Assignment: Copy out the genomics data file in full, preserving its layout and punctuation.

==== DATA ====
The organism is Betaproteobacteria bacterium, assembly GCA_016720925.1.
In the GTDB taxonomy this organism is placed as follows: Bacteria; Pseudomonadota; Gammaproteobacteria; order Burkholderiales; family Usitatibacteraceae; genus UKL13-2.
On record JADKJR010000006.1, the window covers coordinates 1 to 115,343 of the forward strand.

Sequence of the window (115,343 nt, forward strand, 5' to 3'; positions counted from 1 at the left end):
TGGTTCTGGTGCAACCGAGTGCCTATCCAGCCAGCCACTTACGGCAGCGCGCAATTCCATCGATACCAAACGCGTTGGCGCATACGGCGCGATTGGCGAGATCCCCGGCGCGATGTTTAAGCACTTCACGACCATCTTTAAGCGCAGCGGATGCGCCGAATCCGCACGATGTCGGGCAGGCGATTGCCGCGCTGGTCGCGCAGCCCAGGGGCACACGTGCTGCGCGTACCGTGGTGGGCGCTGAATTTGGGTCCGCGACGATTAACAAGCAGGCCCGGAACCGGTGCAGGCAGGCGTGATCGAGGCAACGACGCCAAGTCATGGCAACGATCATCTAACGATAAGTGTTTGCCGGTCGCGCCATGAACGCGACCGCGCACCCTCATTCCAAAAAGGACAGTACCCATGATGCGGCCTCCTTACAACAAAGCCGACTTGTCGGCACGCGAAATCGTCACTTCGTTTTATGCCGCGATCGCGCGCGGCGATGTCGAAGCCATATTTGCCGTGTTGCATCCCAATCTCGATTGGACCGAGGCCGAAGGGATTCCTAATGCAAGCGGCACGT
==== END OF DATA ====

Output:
The organism is Betaproteobacteria bacterium, assembly GCA_016720925.1.
In the GTDB taxonomy this organism is placed as follows: Bacteria; Pseudomonadota; Gammaproteobacteria; order Burkholderiales; family Usitatibacteraceae; genus UKL13-2.
On record JADKJR010000006.1, the window covers coordinates 1 to 115,343 of the forward strand.

Sequence of the window (115,343 nt, forward strand, 5' to 3'; positions counted from 1 at the left end):
TGGTTCTGGTGCAACCGAGTGCCTATCCAGCCAGCCACTTACGGCAGCGCGCAATTCCATCGATACCAAACGCGTTGGCGCATACGGCGCGATTGGCGAGATCCCCGGCGCGATGTTTAAGCACTTCACGACCATCTTTAAGCGCAGCGGATGCGCCGAATCCGCACGATGTCGGGCAGGCGATTGCCGCGCTGGTCGCGCAGCCCAGGGGCACACGTGCTGCGCGTACCGTGGTGGGCGCTGAATTTGGGTCCGCGACGATTAACAAGCAGGCCCGGAACCGGTGCAGGCAGGCGTGATCGAGGCAACGACGCCAAGTCATGGCAACGATCATCTAACGATAAGTGTTTGCCGGTCGCGCCATGAACGCGACCGCGCACCCTCATTCCAAAAAGGACAGTACCCATGATGCGGCCTCCTTACAACAAAGCCGACTTGTCGGCACGCGAAATCGTCACTTCGTTTTATGCCGCGATCGCGCGCGGCGATGTCGAAGCCATATTTGCCGTGTTGCATCCCAATCTCGATTGGACCGAGGCCGAAGGGATTCCTAATGCAAGCGGCACGT